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Shakra – Snakes & Ladders Review

Released by: AFM Records

Release Date: November 24th, 2017

Genre: Melodic Hard Rock

Links: https://www.facebook.com/ShakraBand/

 

Line Up:

voc: Mark Fox
guit: Thom Blunier
guit: Thomas Muster
bass: Dominik Pfister
drums: Roger Tanner

 

Tracklist:

“Cassandra’s Curse”
“Friday Nightmare”
“Snakes & Ladders”
“Something You Don’t Understand”
“The Seeds”
“Rollin‘”
“Medicine Man”
“I Will Rise Again”
“Open Water”
“The Race Of My Life”
“Fire In My Veins”
“The End Of Days”

 

How fast time passes by – it feels like yesterday when singer Mark Fox rejoined the Swiss Hard Rockers of Shakra. It did not even take them two years to release the follow-up to their highly acclaimed reunion album “High Noon”. I think it is the shortest period of time between two albums when it comes to these guys. So is “Snakes & Ladders” a rushed record or an essential album in Shakra’s band history?

To give you a quick answer: to me, it’s a little bit of both. When I listened to this album for the first time it couldn’t grab me like “High Noon” did and even after various listens I think this album has some more fillers to offer than previous records. And this is due to a more generic songwriting. The bluesy “Rollin'” or the title track belong to these type of songs. They aren’t bad, but we heard that stuff way better before. “Snakes & Ladders” was the first single from this album and compared to the single “Hello” from “High Noon” this new song doesn’t have any chance, especially because the melody feels right off the shelf.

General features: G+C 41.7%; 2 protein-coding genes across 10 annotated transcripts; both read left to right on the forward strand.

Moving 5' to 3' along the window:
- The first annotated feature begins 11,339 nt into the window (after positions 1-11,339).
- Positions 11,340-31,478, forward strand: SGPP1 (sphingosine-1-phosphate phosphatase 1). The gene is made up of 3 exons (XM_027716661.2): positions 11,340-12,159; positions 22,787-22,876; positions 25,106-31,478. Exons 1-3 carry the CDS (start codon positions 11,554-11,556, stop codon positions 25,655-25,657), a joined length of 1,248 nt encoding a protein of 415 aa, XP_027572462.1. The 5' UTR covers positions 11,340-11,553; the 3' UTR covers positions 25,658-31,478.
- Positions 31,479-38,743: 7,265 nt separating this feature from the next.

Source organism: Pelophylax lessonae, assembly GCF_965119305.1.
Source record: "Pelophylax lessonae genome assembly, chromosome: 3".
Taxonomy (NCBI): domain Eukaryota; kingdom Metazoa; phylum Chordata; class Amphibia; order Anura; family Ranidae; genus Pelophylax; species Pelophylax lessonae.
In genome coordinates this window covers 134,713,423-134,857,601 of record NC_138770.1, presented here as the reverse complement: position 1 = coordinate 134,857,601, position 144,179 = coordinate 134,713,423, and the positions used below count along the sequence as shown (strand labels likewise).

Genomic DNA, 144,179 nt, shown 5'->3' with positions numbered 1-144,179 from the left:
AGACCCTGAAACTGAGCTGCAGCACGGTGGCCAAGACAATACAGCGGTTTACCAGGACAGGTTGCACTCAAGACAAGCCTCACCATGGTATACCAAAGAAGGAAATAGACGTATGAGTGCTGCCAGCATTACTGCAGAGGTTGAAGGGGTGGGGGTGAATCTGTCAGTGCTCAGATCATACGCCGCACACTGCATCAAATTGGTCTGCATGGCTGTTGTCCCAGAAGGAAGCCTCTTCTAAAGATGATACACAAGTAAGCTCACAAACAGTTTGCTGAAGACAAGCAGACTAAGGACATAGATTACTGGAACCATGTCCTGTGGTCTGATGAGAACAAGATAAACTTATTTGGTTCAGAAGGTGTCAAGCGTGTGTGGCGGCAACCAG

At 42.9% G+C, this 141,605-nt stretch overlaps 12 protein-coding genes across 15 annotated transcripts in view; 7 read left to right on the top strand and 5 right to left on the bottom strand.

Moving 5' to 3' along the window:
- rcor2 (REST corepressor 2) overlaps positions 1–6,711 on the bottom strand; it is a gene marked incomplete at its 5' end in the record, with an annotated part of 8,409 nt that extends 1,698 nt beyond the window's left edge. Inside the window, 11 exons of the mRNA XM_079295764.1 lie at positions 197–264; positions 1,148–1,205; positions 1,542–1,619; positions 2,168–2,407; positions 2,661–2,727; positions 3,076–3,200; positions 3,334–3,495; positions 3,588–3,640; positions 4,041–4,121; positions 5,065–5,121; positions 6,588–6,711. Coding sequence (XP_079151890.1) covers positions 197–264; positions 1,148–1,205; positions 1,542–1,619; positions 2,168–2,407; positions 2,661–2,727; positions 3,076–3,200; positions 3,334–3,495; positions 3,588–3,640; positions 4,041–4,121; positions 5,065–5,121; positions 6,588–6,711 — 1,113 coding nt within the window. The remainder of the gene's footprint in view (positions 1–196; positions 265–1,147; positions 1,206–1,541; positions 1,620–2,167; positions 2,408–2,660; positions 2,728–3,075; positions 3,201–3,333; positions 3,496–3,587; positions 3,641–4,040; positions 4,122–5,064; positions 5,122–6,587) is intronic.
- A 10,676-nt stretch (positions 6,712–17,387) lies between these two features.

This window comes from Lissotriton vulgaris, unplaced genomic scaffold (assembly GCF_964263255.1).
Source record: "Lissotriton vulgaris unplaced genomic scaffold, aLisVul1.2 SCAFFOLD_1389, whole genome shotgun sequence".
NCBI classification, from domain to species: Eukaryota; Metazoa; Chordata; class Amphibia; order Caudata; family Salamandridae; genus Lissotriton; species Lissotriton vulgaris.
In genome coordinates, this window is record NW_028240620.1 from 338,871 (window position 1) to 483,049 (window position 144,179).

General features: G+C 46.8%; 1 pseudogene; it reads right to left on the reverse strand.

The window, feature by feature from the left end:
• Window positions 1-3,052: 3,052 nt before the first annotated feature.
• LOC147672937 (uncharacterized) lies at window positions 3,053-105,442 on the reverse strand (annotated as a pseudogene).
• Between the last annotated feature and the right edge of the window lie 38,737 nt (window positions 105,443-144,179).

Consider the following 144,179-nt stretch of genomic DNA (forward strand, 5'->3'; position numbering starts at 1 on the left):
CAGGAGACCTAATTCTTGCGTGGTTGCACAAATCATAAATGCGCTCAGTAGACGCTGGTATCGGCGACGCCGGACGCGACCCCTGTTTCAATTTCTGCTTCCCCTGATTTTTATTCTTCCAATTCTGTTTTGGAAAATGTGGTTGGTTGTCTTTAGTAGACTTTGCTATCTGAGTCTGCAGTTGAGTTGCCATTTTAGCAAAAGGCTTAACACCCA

That is one side of the coin. On the other hand, you also find some of the best songs Shakra have written in recent years. The epic opener “Cassandra’s Curse” and the fast “I will Rise Again” include everything you love about this band: great hooks, huge choruses, crunchy riffs and high-class guitar-solos – simply everything a Hard Rock fan could ask for. And then there is this one song that truly stands out: “Something You Don’t Understand” has the word “HIT” written all over it, although it is not a typical Shakra song because it has a softer note and and, even more, commercial feel to it. But you can’t escape this beautiful melody, especially in the chorus. Stunning!

You see this album is a double-edged sword to me and same goes for the overall production/sound. While Thom Blunier delivers once more an outstanding production and the band sounds as good as ever I can’t ignore a certain feeling of over saturation, because Shakra doesn’t add something new to their sound. On “Back On Track” and “Powerplay” for example, they sounded fresh as hell. For sure with John Prakesh they had a new singer back then, but also the songwriting came along with a more modern twist at times and there were more variety and energy. On “Snakes & Ladders” I have the feeling Shakra didn’t have anything new to say.

I had a similar feeling when “Everest” came out back in 2009. Because I’ve heard the voice of Mark Fox in combination with the same old song structures way too often back then. So when they split, Mark’s solo records and Shakras albums with Prakesh appealed much more to me. On the other side, I loved “High Noon”, although there wasn’t something new either, that didn’t bother me, because I didn’t have this combination Shakra songwriting + Fox for some years. It felt more like coming home. And now with this new album, Shakra step on the spot again. But this is a very personal feeling. Some might say that this continuity is what makes this band so special. They stay to their roots – and I also appreciate that somehow, because when you buy a Shakra album you know exactly what you get – even without hearing a new song before.

So what is the final conclusion? Let’s say this: with “Snakes & Ladders” Shakra release a very solid album that stays true to the band’s roots and their loyal fanbase, but without adding any innovations in songwriting or sound. It’s still a good album (Shakra are not able to record a shity one), but not their best to date. We are talking here about nagging on a high level and aside from all the criticism, Shakra managed it once again to knock out the latest Gotthard album – and that says a lot.

 

Written by: Thomas Schwarzkopf

Ratings:   8/10

 

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